5. Conclusions

QIAstat-Dx® Meningitis/Encephalitis panel gave the expected results in terms of assays reproducibility, carryover contamination and interferences as well as with the clinical CSF samples included in this study. Concerning the low concentration samples, the QIAstat-Dx® Meningitis/Encephalitis panel correctly detected all the targets except for S. agalactiae (detected at 3000 CFU/mL instead of 1000 CFU/mL), Enterovirus-D68-B3 (not detected) but this may not be of clinical significance, and Echovirus-30 (not detected at the 1/10 dilution). It will be interesting to follow the data concerning these pathogens in future clinical studies with QIAstat-Dx® system and QIAstat-Dx® Meningitis/Encephalitis panel for the diagnosis of meningitis/encephalitis infections. Overall, our results suggest a good performance of QS which could constitute a suitable tool for laboratories provided that it is used with caution to reduce the rate of false positive results. Defining a diagnosis algorithm may also optimize its usefulness. This recently developed POC SPCR assay has the advantage of availability of Ct values and amplification curves from a one-step cartridge and also proposes original and interesting targets (M. pneumoniae and S. pyogenes) for the bacterial panel.

Author Contributions

Conceptualization: L.P. and H.L.B.; methodology: L.P. and H.L.B.; validation: L.P. and H.L.B. and S.V.; formal analysis: N.M.; data curation: C.L.; writing—original draft preparation: L.P., H.L.B. and N.M.; writing—review and editing: C.P., C.L. and C.B.; visualization: C.L. and C.P.; supervision: L.P., H.L.B. and C.P. All authors have read and agreed to the published version of the manuscript.


This research received no external funding.

Institutional Review Board Statement

Not applicable.

Informed Consent Statement

Not applicable.

Data Availability Statement

Not applicable.


Qiagen and bioMérieux provided the reagents free of charge for the study. National reference centers for enteroviruses (Lyon) and Chlamydia trachomatis (Bordeaux) kindly provided us Enterovirus-A71-C1, Echovirus-30 and Parechovirus-1 strains and Mycoplasma pneumoniae M129 strain, respectively.

Conflicts of Interest

The corresponding author states on behalf of all the authors that all potential conflicts of interest have been disclosed.


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Figure 1. Strategy for assessing the detection of low viral and Mp loads, from step 1 to 3, using CSF diluted pool with positive results with R-GENE® in 5 replicates and tested by two point-of-care syndromic PCR QIAstat Dx® (QS) and FilmArray® (FA).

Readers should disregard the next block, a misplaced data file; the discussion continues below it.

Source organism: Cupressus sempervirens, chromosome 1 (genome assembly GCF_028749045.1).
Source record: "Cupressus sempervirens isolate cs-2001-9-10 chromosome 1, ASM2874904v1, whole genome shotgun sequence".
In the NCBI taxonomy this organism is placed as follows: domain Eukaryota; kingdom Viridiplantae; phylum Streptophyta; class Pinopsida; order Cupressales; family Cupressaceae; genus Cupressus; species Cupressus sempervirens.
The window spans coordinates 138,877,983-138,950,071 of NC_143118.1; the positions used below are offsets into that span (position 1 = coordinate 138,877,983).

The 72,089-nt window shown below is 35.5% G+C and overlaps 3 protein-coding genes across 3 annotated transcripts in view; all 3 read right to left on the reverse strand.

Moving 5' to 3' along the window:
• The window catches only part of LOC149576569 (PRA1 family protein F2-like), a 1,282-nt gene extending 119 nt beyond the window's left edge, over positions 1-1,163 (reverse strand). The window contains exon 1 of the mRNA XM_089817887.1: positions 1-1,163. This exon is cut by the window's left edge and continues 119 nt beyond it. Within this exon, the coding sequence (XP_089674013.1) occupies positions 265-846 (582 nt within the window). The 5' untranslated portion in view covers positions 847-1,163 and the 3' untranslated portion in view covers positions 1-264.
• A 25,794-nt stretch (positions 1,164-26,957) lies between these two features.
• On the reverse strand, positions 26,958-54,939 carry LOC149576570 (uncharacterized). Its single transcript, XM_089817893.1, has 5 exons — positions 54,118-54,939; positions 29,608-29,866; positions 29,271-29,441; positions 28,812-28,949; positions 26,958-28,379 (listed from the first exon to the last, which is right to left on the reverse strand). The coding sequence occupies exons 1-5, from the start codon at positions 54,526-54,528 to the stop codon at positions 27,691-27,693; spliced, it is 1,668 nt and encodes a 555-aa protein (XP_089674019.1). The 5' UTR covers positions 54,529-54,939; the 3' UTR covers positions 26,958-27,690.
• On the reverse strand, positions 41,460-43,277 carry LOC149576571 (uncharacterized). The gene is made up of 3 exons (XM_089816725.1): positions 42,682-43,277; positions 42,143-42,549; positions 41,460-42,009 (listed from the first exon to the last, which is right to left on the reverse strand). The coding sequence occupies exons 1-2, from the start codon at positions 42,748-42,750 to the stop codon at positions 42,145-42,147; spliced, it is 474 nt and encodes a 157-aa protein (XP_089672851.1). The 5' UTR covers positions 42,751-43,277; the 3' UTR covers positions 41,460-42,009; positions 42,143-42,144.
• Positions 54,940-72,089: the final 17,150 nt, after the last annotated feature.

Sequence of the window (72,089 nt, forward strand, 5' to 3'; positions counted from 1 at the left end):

Figure 1. Strategy for assessing the detection of low viral and Mp loads, from step 1 to 3, using CSF diluted pool with positive results with R-GENE® in 5 replicates and tested by two point-of-care syndromic PCR QIAstat Dx® (QS) and FilmArray® (FA).
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Table 1. Bacterial strains used in the study.
Table 1. Bacterial strains used in the study.
SpeciesOrigin Description
Escherichia coli K1Clinical strain isolated from CSF
Haemophilus influenzae Type eClinical strain isolated from CSF
Listeria monocytogenes Type 4bClinical strain isolated from blood culture
Neisseria meningitidis Serotype BClinical strain isolated from CSF
Mycoplasma pneumoniaeM129
Streptococcus agalactiae ST17 cloneClinical strain isolated from CSF
Streptococcus mitisDSM 12643
Streptococcus oralisDSM 20627
Streptococcus pneumoniaeATCC 49619
Streptococcus pseudopneumoniaeDSM 18670
Streptococcus pyogenes Serotype M77Clinical strain isolated from blood culture
Table 2. Detections of low viral and Mp loads with R-GENE® PCR assays, QS and FA.
Table 2. Detections of low viral and Mp loads with R-GENE® PCR assays, QS and FA.
TargetDilutionDetected by R-GENE®R-GENE® Median Ct ValueR-GENE® Median Titer (copies/mL)Detected
by FA
by QS
Ct Value
Ct: cycle threshold; EV: Enterovirus; E: Echovirus; PeV: Parechovirus; HSV: Herpes simplex virus; HHV-6: Human herpesvirus 6; VZV: Varicella-zoster virus; Mp: Mycoplasma pneumoniae. ND: Not determined.
Table 3. Results of the detection of low bacterial concentrations with QS and FA.
Table 3. Results of the detection of low bacterial concentrations with QS and FA.
Bacterial TargetConcentration (CFU/mL)Detected by QSQS Ct ValueDetected by FA
E. coli (Ec)10001/134.71/1
L. monocytogenes (Lm)10001/1361/1
H. influenzae (Hi)10001/1301/1
N. meningitidis (Nm)1001/134.11/1
S. pneumoniae (Sp)1001/135.61/1
S. agalactiae (GBS)10000/1ND1/1
S. pyogenes (GAS)10001/138.2ND
ND: Not determined.
Table 4. QS and FA false positive results.
Table 4. QS and FA false positive results.
Assays (n)False Positive Assays (n)
Table 5. Clinical CSF samples results with QS and FA.
Table 5. Clinical CSF samples results with QS and FA.
PCR Ct Value
by QS
QS Ct ValueDetected
by FA
CSF + N. meningitidisND1/131.31/1
CSF + S. pneumoniaeND1/119.81/1
CSF + HSV-237.21/136.51/1
CSF + VZV33.71/133.01/1
CSF + PeV34.31/131.91/1
ND: Not determined.
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Le Bars, H.; Madany, N.; Lamoureux, C.; Beauruelle, C.; Vallet, S.; Payan, C.; Pilorgé, L. Evaluation of the Performance Characteristics of a New POC Multiplex PCR Assay for the Diagnosis of Viral and Bacterial Neuromeningeal Infections. Diagnostics 2023, 13, 1110.

AMA Style

Le Bars H, Madany N, Lamoureux C, Beauruelle C, Vallet S, Payan C, Pilorgé L. Evaluation of the Performance Characteristics of a New POC Multiplex PCR Assay for the Diagnosis of Viral and Bacterial Neuromeningeal Infections. Diagnostics. 2023; 13(6):1110.

Chicago/Turabian Style

Le Bars, Hervé, Neil Madany, Claudie Lamoureux, Clémence Beauruelle, Sophie Vallet, Christopher Payan, and Léa Pilorgé. 2023. "Evaluation of the Performance Characteristics of a New POC Multiplex PCR Assay for the Diagnosis of Viral and Bacterial Neuromeningeal Infections" Diagnostics 13, no. 6: 1110.